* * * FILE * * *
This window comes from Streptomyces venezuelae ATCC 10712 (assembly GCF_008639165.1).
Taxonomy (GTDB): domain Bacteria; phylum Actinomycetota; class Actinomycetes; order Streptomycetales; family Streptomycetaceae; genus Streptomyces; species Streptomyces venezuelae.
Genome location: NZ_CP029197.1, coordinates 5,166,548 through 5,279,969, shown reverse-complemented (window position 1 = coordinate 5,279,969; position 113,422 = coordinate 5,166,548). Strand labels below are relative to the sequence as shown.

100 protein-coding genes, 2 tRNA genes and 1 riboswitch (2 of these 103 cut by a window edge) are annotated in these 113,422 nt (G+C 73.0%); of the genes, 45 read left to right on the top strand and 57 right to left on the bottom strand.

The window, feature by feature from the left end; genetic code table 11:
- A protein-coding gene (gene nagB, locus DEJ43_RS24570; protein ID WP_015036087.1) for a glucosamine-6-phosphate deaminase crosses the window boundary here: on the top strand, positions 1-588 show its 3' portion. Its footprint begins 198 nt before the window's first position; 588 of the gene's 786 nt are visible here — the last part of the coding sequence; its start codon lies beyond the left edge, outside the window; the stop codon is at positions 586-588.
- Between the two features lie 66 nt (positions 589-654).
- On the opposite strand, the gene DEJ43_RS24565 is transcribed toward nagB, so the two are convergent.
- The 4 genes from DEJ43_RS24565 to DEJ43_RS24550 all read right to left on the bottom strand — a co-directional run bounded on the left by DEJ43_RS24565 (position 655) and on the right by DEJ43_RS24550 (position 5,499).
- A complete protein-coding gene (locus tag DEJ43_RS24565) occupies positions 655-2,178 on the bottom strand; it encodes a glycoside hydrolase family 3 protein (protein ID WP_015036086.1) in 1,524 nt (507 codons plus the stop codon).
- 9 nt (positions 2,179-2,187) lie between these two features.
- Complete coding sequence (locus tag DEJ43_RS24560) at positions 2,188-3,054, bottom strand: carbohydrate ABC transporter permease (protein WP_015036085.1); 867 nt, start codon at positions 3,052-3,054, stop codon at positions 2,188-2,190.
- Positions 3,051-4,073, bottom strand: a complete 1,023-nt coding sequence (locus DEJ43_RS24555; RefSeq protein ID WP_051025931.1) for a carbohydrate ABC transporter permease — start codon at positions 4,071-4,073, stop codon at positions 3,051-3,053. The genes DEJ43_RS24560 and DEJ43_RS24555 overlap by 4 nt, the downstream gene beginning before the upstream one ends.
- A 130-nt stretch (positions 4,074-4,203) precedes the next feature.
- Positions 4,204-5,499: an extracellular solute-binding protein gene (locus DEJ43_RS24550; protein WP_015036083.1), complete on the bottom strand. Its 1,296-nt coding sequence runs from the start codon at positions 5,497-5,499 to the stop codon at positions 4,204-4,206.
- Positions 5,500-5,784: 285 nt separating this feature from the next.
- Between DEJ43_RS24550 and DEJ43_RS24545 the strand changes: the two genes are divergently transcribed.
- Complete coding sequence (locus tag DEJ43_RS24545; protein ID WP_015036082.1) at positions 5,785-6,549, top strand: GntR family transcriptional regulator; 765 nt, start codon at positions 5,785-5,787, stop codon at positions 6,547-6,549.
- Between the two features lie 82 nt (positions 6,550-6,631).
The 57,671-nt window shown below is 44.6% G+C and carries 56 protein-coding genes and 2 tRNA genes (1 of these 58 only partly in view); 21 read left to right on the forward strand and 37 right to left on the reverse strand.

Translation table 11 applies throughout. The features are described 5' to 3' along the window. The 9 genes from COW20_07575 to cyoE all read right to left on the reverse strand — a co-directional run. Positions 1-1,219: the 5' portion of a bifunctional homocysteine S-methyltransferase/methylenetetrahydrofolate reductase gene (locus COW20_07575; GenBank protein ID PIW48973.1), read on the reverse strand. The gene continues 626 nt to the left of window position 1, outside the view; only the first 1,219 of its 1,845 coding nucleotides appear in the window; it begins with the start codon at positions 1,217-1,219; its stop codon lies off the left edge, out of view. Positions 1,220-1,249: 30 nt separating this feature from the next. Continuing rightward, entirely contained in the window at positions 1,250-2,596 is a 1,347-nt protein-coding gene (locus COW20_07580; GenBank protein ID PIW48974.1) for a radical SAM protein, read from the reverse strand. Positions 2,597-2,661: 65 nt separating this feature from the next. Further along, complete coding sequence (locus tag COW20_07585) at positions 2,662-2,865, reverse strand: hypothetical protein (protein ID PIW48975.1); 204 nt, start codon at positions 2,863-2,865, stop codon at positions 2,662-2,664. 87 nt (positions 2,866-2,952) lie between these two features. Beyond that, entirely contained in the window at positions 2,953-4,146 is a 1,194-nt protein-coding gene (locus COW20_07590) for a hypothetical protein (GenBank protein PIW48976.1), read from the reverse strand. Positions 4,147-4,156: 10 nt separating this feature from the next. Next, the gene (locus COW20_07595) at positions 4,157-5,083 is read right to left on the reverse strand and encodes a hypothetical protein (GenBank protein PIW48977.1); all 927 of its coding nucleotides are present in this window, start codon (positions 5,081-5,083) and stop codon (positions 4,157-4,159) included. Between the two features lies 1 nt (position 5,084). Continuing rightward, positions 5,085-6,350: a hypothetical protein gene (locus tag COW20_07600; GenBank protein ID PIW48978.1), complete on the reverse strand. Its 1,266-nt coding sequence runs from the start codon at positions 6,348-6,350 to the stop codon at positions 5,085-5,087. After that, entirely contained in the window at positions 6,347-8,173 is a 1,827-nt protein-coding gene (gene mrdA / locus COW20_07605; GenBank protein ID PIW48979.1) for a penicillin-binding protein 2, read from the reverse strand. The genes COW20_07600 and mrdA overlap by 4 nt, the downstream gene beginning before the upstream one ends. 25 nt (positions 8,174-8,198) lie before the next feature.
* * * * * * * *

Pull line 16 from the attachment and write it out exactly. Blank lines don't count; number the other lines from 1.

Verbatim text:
- Positions 5,500-5,784: 285 nt separating this feature from the next.